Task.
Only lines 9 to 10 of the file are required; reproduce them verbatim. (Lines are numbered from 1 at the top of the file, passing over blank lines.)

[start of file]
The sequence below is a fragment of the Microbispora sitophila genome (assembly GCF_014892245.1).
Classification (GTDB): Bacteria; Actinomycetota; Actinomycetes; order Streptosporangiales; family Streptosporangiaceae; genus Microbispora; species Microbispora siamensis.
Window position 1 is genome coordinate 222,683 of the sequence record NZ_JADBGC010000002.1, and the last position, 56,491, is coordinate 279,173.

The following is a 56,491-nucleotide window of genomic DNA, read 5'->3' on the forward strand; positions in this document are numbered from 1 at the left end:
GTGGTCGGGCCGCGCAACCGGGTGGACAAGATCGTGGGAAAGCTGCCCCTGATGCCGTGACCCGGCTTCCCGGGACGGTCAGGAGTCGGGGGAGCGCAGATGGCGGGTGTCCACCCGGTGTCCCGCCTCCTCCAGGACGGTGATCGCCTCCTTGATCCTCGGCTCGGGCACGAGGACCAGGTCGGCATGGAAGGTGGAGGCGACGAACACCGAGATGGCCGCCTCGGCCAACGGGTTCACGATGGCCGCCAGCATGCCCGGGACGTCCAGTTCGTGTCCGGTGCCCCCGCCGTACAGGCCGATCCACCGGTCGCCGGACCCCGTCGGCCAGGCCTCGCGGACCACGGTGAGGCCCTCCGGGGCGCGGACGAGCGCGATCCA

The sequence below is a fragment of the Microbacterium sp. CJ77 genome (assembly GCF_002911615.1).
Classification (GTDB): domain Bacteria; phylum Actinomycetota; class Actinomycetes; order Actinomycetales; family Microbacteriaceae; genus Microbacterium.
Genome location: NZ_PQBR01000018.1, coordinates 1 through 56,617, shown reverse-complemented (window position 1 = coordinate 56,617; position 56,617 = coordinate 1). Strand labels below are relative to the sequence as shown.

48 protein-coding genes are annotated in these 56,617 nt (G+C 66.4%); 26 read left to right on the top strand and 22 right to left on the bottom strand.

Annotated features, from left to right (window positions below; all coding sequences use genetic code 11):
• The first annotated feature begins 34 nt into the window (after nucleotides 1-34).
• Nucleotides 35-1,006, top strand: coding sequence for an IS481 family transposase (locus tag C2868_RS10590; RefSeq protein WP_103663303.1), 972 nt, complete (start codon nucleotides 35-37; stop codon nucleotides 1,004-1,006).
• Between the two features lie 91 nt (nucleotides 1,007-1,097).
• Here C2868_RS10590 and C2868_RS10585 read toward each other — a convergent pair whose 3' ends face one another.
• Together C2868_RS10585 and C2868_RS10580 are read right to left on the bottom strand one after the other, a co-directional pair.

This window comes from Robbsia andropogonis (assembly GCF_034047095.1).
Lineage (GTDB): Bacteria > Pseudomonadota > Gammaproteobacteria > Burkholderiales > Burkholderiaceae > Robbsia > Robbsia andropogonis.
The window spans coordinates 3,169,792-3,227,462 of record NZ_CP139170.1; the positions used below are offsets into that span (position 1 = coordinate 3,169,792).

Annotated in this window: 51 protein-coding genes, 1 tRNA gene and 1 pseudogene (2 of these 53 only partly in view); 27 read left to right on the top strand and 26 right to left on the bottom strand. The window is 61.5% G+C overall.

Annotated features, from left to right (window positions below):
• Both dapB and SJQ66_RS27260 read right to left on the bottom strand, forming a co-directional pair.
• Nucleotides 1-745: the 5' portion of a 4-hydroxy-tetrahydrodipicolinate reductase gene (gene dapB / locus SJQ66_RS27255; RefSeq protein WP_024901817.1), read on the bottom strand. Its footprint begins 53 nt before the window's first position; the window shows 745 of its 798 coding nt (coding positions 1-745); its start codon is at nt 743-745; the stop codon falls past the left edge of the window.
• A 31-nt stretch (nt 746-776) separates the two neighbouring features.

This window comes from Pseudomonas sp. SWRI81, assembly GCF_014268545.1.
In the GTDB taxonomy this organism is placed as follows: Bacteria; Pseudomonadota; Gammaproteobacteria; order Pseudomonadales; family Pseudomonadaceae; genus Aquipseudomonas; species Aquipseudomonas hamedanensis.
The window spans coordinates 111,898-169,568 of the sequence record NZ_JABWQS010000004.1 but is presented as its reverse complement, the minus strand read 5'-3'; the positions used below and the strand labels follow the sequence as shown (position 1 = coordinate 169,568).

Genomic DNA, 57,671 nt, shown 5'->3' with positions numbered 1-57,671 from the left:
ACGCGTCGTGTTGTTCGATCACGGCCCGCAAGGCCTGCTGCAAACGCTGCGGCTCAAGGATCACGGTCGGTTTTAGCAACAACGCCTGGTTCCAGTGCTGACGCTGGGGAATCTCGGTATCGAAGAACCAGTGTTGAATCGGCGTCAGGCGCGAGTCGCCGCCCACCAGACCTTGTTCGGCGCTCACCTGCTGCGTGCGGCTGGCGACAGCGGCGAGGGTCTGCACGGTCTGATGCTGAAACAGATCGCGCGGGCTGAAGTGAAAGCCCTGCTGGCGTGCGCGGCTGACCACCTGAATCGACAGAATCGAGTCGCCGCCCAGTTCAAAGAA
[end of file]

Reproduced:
48 protein-coding genes are annotated in these 56,617 nt (G+C 66.4%); 26 read left to right on the top strand and 22 right to left on the bottom strand.

Annotated features, from left to right (window positions below; all coding sequences use genetic code 11):